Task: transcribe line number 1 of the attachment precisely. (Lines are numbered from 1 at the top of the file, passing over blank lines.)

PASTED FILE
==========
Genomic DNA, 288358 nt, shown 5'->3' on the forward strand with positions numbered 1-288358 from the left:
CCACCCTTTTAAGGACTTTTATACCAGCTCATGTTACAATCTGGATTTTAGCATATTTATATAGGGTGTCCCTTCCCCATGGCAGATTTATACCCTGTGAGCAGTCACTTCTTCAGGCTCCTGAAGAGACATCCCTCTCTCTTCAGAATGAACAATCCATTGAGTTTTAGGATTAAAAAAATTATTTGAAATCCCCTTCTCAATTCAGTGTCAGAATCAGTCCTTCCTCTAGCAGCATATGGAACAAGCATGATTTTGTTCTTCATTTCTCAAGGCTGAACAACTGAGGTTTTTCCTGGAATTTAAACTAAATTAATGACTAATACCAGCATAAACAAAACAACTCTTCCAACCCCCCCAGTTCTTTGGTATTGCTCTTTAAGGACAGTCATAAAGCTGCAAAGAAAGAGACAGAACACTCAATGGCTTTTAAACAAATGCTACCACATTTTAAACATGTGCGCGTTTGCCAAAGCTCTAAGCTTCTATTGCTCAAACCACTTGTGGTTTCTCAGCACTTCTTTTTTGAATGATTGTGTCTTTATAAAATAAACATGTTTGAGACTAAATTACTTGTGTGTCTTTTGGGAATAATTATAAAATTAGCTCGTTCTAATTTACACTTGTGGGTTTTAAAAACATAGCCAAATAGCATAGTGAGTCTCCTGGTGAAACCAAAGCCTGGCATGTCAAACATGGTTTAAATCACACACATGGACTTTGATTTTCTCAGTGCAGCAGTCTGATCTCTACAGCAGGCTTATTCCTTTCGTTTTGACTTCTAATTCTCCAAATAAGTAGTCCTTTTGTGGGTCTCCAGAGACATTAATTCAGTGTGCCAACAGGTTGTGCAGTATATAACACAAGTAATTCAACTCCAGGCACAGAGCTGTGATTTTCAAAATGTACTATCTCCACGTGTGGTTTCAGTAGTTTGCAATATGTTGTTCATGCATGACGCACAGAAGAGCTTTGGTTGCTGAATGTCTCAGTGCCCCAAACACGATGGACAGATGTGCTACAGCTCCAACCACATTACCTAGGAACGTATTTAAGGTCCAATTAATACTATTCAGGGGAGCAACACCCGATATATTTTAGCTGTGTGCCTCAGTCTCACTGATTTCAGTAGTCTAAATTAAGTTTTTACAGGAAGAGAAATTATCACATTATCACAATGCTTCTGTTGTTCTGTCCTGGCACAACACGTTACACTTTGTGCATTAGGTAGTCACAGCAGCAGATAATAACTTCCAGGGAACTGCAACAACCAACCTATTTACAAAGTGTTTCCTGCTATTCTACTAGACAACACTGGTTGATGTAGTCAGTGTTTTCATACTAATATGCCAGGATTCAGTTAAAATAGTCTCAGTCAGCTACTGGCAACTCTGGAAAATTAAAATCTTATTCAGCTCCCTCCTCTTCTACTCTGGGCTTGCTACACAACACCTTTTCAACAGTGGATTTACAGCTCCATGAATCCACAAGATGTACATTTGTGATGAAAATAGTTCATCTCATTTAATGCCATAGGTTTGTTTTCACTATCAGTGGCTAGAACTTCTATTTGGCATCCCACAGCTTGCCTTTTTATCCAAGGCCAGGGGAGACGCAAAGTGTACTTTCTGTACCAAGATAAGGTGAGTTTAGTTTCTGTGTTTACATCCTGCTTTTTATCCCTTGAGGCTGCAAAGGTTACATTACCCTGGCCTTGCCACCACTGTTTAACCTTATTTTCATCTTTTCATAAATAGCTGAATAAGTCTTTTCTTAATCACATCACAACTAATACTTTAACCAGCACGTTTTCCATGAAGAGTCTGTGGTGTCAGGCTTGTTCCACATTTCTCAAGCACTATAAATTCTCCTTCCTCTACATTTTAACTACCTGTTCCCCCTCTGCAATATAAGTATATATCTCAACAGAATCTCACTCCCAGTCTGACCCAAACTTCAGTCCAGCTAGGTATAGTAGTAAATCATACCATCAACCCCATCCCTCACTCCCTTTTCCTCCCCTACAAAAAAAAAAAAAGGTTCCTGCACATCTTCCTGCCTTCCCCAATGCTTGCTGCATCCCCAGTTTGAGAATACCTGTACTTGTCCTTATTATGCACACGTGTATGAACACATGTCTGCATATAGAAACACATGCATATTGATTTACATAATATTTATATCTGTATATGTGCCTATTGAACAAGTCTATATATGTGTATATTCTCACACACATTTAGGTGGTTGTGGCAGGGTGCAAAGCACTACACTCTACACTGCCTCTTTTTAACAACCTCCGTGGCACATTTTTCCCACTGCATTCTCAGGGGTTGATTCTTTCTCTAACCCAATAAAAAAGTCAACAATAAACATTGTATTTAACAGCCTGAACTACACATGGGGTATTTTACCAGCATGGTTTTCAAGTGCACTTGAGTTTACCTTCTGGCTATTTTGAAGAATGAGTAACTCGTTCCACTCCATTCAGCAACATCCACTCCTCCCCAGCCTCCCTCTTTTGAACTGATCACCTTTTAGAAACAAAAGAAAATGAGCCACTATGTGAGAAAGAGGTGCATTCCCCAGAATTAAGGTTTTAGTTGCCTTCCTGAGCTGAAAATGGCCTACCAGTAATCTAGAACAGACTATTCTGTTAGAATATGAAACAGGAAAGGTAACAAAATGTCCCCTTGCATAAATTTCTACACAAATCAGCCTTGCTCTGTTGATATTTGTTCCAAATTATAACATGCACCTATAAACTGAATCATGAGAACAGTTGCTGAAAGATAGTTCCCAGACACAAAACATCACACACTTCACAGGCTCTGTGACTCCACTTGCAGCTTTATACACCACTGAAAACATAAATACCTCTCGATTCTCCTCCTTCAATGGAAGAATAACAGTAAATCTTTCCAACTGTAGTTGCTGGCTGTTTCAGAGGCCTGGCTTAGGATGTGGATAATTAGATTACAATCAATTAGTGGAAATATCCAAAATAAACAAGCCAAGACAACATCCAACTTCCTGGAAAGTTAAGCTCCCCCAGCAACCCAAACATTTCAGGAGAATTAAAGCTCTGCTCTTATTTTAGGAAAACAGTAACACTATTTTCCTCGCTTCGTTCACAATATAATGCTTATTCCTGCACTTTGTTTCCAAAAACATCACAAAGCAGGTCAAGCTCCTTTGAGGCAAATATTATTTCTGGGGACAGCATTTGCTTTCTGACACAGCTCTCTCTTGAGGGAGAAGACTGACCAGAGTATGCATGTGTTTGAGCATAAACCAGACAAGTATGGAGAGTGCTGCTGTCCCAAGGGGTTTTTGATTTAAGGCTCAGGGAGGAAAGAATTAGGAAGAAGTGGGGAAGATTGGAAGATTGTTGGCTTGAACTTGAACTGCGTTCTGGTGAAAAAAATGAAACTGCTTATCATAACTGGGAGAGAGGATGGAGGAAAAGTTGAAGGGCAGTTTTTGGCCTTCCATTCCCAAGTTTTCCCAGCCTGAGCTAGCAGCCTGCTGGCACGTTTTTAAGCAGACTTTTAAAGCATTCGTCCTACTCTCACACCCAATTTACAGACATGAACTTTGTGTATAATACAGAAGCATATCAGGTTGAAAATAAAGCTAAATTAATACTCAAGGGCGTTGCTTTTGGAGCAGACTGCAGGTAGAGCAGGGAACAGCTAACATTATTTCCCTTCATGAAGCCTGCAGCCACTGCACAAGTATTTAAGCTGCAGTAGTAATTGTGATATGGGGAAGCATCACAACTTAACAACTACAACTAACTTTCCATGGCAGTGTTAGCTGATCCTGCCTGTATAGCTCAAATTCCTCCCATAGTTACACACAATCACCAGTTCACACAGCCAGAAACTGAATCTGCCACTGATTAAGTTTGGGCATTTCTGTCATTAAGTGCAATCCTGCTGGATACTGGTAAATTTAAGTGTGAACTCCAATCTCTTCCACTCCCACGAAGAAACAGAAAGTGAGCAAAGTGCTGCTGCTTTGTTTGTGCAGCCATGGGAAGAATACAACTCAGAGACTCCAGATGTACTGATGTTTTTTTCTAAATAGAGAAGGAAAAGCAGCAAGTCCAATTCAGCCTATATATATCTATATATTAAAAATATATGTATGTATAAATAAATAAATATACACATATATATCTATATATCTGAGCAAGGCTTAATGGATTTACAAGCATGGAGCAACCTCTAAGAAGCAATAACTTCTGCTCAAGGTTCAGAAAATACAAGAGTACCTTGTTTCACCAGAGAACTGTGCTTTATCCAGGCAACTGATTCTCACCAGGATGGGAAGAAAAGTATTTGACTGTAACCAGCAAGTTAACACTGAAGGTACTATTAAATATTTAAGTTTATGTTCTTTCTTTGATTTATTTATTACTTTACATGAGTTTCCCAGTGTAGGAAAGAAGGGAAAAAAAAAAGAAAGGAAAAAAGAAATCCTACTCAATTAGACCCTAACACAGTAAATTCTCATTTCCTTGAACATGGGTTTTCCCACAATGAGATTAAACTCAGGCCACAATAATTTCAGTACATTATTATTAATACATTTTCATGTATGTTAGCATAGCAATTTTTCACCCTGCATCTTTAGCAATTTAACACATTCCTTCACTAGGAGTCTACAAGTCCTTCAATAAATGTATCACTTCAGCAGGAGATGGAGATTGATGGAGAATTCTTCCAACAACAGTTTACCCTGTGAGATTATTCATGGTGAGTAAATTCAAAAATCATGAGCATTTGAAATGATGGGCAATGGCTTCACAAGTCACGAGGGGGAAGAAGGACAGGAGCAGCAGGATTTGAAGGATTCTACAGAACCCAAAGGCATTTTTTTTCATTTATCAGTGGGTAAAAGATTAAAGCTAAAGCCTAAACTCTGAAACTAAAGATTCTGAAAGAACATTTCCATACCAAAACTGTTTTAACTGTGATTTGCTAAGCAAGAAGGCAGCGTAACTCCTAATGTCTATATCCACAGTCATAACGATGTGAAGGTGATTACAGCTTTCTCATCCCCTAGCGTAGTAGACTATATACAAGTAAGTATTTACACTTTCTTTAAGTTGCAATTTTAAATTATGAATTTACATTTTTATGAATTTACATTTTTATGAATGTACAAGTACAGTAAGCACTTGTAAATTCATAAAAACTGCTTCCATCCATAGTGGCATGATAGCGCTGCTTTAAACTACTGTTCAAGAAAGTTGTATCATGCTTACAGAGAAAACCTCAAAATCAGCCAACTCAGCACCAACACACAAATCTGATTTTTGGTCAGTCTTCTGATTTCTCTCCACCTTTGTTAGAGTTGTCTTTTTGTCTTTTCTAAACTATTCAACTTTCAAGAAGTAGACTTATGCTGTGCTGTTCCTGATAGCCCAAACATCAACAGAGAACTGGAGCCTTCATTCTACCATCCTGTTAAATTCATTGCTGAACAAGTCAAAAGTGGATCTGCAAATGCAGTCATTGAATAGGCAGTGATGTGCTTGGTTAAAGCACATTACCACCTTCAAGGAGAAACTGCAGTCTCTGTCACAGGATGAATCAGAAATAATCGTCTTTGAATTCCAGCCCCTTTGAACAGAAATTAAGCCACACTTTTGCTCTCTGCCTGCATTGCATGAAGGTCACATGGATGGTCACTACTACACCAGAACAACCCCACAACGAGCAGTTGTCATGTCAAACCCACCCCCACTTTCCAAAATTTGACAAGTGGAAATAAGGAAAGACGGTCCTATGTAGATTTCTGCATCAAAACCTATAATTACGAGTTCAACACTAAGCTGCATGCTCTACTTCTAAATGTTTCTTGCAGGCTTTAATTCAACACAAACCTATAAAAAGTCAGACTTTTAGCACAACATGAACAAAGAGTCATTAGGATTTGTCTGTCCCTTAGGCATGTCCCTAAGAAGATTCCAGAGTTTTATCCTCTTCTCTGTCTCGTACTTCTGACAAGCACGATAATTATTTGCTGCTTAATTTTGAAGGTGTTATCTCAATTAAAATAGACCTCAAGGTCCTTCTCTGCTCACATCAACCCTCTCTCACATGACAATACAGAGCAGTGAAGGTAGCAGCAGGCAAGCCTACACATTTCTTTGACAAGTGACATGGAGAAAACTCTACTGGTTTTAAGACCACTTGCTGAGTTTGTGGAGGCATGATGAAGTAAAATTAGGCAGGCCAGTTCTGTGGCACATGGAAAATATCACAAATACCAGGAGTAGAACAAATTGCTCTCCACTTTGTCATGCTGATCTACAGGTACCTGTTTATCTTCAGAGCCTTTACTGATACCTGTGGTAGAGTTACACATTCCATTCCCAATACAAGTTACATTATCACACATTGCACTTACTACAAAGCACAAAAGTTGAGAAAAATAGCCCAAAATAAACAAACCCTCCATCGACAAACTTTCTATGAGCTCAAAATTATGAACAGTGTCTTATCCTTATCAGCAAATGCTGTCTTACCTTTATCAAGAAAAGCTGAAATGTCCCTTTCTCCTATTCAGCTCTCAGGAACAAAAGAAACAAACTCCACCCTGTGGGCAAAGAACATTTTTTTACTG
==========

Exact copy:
Genomic DNA, 288358 nt, shown 5'->3' on the forward strand with positions numbered 1-288358 from the left: